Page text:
Thursday, May 5, 2016

How small is a micron?

When we hear the word micron, we think extremely small. And yet, that is the word used in Chapter 16 of John's gospel to describe the length of time between the Ascension and the second coming of Jesus. 

A little while and you will not see me, and again a little while and you will see me

So far it has been almost two millennia and for us that does not seem like a little while, a micron in Greek.

Those of us who grew up with clocks that had hands and ticked developed a sense that time moved with a fixed rhythm. It ticked along one second at a time, constant, preictable. Modern physics tells us that the universe is not that simple. Our own human experience tells us that it is not that simple. When we are busy and things are going well time flies. At other times an hour can seem an eternity.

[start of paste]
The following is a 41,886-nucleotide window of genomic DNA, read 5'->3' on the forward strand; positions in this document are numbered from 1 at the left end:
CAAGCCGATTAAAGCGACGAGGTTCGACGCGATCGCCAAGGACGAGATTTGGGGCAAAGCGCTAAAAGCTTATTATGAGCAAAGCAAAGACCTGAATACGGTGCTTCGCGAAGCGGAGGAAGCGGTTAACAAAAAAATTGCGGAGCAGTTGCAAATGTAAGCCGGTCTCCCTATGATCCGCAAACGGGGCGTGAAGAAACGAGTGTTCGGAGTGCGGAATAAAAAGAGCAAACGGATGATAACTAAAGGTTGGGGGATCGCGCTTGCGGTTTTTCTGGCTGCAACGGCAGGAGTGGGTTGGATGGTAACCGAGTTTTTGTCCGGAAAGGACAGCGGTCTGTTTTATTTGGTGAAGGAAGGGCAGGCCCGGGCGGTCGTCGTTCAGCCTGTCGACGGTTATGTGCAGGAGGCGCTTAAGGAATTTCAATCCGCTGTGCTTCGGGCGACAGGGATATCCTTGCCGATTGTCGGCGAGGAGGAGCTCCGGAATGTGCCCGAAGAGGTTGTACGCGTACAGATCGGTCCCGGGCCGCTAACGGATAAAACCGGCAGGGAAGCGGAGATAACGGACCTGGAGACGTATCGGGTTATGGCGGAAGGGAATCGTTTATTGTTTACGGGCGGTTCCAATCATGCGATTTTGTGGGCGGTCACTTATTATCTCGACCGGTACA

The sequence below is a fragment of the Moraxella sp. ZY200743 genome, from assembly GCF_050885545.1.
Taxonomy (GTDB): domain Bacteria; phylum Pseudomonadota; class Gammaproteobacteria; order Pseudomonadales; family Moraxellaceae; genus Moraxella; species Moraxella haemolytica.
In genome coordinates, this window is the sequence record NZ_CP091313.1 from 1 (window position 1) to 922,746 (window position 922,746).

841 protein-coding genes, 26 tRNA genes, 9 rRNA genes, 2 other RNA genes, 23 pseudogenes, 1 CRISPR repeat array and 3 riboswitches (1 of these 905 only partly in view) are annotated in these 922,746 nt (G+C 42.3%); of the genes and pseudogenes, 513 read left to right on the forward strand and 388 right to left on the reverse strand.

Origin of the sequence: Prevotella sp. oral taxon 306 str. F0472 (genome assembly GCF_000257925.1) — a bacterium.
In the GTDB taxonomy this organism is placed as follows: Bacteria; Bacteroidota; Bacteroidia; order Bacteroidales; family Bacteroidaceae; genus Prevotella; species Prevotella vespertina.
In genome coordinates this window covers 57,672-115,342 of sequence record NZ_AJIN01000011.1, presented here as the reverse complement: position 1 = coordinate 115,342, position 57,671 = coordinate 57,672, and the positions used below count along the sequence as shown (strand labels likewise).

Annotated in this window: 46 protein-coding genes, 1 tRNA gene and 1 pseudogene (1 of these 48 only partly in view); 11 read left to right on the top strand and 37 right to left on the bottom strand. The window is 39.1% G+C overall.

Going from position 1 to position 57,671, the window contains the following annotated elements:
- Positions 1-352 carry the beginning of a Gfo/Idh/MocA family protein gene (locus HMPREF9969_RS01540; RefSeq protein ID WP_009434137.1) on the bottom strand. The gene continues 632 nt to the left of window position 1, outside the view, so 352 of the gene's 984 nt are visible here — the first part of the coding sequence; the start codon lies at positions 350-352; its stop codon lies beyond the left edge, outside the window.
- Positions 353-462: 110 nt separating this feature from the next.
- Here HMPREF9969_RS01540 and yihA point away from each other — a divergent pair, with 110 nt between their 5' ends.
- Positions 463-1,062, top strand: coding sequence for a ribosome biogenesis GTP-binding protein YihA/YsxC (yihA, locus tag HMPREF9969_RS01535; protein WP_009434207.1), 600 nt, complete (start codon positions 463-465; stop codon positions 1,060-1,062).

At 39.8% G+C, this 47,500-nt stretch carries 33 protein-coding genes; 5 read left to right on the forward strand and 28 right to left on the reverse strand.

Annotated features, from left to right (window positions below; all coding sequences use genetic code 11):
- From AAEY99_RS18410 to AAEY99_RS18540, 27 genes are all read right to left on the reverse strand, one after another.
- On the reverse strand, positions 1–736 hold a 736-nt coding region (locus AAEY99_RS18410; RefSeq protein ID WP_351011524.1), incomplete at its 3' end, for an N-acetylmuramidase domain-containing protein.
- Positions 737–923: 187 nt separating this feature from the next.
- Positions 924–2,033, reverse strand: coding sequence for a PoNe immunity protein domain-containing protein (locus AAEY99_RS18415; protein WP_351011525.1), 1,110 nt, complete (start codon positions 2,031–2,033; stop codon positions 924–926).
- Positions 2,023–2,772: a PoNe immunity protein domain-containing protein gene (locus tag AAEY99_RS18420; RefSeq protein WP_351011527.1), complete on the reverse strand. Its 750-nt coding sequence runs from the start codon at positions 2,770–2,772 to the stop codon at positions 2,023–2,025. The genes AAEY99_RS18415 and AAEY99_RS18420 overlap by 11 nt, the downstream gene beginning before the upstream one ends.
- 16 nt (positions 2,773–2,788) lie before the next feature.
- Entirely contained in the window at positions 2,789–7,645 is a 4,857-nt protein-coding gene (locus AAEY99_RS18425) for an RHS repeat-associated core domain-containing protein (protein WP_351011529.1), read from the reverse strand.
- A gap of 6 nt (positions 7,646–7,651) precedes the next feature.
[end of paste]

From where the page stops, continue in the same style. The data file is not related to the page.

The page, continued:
We are reminded that with time, as with many other things, objective reality and our perception of it are not identical. Yet we have become so self-centered phrases like "Your perception is your reality" are accepted as fact. The so-called "appearance standard" and our obsession with polling to find out how people feel.

As Christians we believe that there is no such thing as "my reality" and "your reality"; there is reality. And how I feel about it doesn't change it. There is a unverse created by God, and I am not its center. The universe has physical and moral laws established by the same God, and the morality of a persons behavior is not judged by how it looks, to me or anyone else. Yes, we should avoid giving scandal when possible, but that cannot be the final measure. 

Perhaps today we should remember that each of us is a micron in the unverse. As infants, we perceive the world in relation to ourselves but we are suppose to outgrow that. In humility, we come to realize that there is objective reality, but God is the only one who can see it in its totality, and is therefore the only True Judge. And I remind myself particularly when judging others that my perception is merely my perception. It may or may not correspond to reality.